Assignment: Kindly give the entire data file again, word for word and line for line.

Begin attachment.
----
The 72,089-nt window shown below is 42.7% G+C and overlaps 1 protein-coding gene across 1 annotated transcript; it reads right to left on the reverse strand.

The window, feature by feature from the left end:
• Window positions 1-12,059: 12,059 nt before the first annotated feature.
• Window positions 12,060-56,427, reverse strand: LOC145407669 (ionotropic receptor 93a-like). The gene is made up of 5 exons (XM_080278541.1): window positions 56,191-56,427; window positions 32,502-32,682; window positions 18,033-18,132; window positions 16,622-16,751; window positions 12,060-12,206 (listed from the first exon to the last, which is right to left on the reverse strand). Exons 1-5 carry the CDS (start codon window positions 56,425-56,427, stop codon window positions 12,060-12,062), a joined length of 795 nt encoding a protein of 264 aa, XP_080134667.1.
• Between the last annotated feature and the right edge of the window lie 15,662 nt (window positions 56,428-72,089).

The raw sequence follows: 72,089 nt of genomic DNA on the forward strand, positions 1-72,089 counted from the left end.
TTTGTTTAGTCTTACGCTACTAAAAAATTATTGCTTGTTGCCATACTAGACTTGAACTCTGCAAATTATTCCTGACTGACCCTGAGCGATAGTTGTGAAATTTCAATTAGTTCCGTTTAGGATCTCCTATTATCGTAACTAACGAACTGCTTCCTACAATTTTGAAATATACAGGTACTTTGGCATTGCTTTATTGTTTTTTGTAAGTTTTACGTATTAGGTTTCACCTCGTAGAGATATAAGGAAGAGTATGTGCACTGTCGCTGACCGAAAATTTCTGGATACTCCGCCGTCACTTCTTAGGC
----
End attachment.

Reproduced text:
The 72,089-nt window shown below is 42.7% G+C and overlaps 1 protein-coding gene across 1 annotated transcript; it reads right to left on the reverse strand.

The window, feature by feature from the left end:
• Window positions 1-12,059: 12,059 nt before the first annotated feature.
• Window positions 12,060-56,427, reverse strand: LOC145407669 (ionotropic receptor 93a-like). The gene is made up of 5 exons (XM_080278541.1): window positions 56,191-56,427; window positions 32,502-32,682; window positions 18,033-18,132; window positions 16,622-16,751; window positions 12,060-12,206 (listed from the first exon to the last, which is right to left on the reverse strand). Exons 1-5 carry the CDS (start codon window positions 56,425-56,427, stop codon window positions 12,060-12,062), a joined length of 795 nt encoding a protein of 264 aa, XP_080134667.1.
• Between the last annotated feature and the right edge of the window lie 15,662 nt (window positions 56,428-72,089).

The raw sequence follows: 72,089 nt of genomic DNA on the forward strand, positions 1-72,089 counted from the left end.
TTTGTTTAGTCTTACGCTACTAAAAAATTATTGCTTGTTGCCATACTAGACTTGAACTCTGCAAATTATTCCTGACTGACCCTGAGCGATAGTTGTGAAATTTCAATTAGTTCCGTTTAGGATCTCCTATTATCGTAACTAACGAACTGCTTCCTACAATTTTGAAATATACAGGTACTTTGGCATTGCTTTATTGTTTTTTGTAAGTTTTACGTATTAGGTTTCACCTCGTAGAGATATAAGGAAGAGTATGTGCACTGTCGCTGACCGAAAATTTCTGGATACTCCGCCGTCACTTCTTAGGC